US 2,833,800 PROCESS FOR PURIFYING PLUTONIUM – Mastick, D. F.; Wigner, E. P.; May 6, 1958 (to the U.S. Atomic Energy Commission)
A method is described of separating plutonium from small amounts of uranium and other contaminants. An acidic aqueous solution of higher valent plutonium and hexavalent uranium is treated with a soluble iodide to obtain the plutonium in the plus three oxidation state while leaving the uranium in the hexavalent state, adding a soluble oxalate such as oxalic acid, and then separating the insoluble plus the plutonium trioxalate from the solution.

US 2,833,618 SEPARATING URANIUM CONTAINING SOLIDS SUSPENDED IN A LIQUID – Creutz, E. C.; Wigner, E. P.; May 6, 1958 (to the U.S. Atomic Energy Commission)
A process is described for separating uranium-containing solids suspended in a liquid. It consists of adding to the liquid a wetting agent for the U-containing solids in an amount sufficient to form a separate liquid phase, the wetting agent having a density greater than the density of the liquid. Ethyl dibromoacetate is noted as one preferred wetting agent.

US 2,849,284 METHOD OF SEPARATING URANIUM SUSPENSIONS – Wigner, E. P.; McAdams, W. A.; Aug 26, (to the U.S. Atomic Energy Commission)
A process is presented for separating colloidally dissolved uranium oxides from the heavy water medium in which they are contained. The method consists in treating such dispersions with hydrogen peroxide, thereby converting the uranium to non-colloidal UO4, and separating the UO4 after its rapid settling.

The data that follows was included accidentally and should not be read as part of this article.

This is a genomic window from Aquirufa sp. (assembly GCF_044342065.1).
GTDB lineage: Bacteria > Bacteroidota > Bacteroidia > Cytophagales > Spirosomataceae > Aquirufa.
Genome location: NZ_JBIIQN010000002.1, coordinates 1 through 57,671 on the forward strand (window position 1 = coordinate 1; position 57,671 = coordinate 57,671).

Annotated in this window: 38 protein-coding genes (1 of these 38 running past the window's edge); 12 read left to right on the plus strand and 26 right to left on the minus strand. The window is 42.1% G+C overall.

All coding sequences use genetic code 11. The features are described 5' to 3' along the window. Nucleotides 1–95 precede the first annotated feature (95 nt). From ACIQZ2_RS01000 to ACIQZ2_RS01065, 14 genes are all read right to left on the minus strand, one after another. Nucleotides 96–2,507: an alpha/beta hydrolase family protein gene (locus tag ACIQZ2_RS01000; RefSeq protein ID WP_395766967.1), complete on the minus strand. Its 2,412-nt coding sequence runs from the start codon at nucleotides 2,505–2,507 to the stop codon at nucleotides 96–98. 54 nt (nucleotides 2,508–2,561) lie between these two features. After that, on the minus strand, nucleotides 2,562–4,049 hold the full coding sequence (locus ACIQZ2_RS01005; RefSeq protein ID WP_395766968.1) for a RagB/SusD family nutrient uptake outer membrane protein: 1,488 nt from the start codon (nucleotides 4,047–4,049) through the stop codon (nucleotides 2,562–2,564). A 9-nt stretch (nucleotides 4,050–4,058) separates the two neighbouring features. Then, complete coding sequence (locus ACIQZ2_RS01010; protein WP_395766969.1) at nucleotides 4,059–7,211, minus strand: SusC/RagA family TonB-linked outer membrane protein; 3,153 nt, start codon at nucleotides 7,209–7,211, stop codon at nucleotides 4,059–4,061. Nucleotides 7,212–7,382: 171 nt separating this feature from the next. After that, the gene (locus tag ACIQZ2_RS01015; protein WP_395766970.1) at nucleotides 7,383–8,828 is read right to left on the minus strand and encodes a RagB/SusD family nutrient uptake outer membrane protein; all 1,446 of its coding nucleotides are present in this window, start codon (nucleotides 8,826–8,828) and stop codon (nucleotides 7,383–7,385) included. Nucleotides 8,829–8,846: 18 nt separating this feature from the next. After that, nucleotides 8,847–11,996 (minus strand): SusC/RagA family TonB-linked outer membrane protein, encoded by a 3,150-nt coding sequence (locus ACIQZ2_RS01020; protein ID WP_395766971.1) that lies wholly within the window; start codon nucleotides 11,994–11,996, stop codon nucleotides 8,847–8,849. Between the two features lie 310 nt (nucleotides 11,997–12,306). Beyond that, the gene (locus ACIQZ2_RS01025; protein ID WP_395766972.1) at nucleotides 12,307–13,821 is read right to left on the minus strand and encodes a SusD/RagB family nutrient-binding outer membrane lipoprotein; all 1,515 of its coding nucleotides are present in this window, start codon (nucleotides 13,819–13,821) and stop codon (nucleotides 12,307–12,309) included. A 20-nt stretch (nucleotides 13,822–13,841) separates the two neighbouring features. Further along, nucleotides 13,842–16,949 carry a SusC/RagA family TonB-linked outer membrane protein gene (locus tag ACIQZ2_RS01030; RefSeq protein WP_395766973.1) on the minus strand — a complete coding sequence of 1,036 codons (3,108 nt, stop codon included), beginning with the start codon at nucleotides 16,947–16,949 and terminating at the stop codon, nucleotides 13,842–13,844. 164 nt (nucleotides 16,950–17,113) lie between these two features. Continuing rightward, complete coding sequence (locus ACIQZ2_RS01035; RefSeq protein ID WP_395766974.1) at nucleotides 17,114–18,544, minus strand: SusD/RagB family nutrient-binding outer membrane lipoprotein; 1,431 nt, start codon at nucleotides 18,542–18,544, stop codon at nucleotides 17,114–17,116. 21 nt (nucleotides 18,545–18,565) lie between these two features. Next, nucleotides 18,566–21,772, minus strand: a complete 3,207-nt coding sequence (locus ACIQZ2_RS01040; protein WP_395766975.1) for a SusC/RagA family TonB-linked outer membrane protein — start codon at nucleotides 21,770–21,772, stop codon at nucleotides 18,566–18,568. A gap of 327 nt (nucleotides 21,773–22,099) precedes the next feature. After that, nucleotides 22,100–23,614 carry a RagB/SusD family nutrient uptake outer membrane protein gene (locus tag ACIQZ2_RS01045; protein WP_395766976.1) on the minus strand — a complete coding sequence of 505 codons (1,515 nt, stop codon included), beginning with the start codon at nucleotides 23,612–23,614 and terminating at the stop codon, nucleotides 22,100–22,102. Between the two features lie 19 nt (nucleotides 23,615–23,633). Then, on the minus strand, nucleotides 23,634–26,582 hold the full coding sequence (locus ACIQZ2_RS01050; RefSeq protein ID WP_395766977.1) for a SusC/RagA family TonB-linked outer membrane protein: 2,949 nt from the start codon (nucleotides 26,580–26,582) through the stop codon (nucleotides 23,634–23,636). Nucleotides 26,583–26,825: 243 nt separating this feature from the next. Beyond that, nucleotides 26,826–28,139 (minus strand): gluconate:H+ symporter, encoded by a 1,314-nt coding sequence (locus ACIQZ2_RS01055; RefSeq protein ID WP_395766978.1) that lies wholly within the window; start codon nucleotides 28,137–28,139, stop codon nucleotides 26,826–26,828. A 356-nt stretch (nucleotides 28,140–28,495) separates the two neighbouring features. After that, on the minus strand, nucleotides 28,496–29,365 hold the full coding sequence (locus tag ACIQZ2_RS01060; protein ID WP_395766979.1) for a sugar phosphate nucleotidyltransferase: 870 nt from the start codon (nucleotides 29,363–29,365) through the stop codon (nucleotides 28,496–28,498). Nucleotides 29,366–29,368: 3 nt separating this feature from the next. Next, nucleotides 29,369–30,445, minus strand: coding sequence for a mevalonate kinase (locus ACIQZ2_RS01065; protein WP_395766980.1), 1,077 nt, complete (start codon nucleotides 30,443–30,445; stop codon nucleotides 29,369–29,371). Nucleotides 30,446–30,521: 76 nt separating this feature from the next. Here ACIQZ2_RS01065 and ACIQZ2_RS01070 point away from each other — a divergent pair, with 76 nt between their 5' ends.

US 2,850,447 NEUTRONIC REACTOR – Ohlinger, L. A.; Wigner, E. P.; Weinberg, A. M.; Young, G. J.; Sep 1, 1958 (to the U.S. Atomic Energy Commission)
This patent relates to neutronic reactors of the heterogeneous water cooled type, and in particular to a fuel element charging and discharging means therefor. In the embodiment illustrated the reactor contains horizontal, parallel coolant tubes in which the fuel elements are disposed. A loading cart containing a magazine for holding a plurality of fuel elements operates along the face of the reactor at the inlet ends of the coolant tubes. The loading cart is equipped with a ram device for feeding fuel elements from the magazine through the inlet ends of the coolant tubes. Operating along the face adjacent the discharge ends of the tubes there is provided another cart means adapted to receive irradiated fuel elements as they are forced out of the discharge ends of the coolant tubes by the incoming new fuel elements. This cart is equipped with a tank containing a coolant, such as water, into which the fuel elements fall, and a hydraulically operated plunger to hold the end of the fuel element being discharged. This invention provides an apparatus whereby the fuel elements may be loaded into the reactor, irradiated therein, and unloaded from the reactor without stopping the flow of the coolant and without danger to the operating personnel.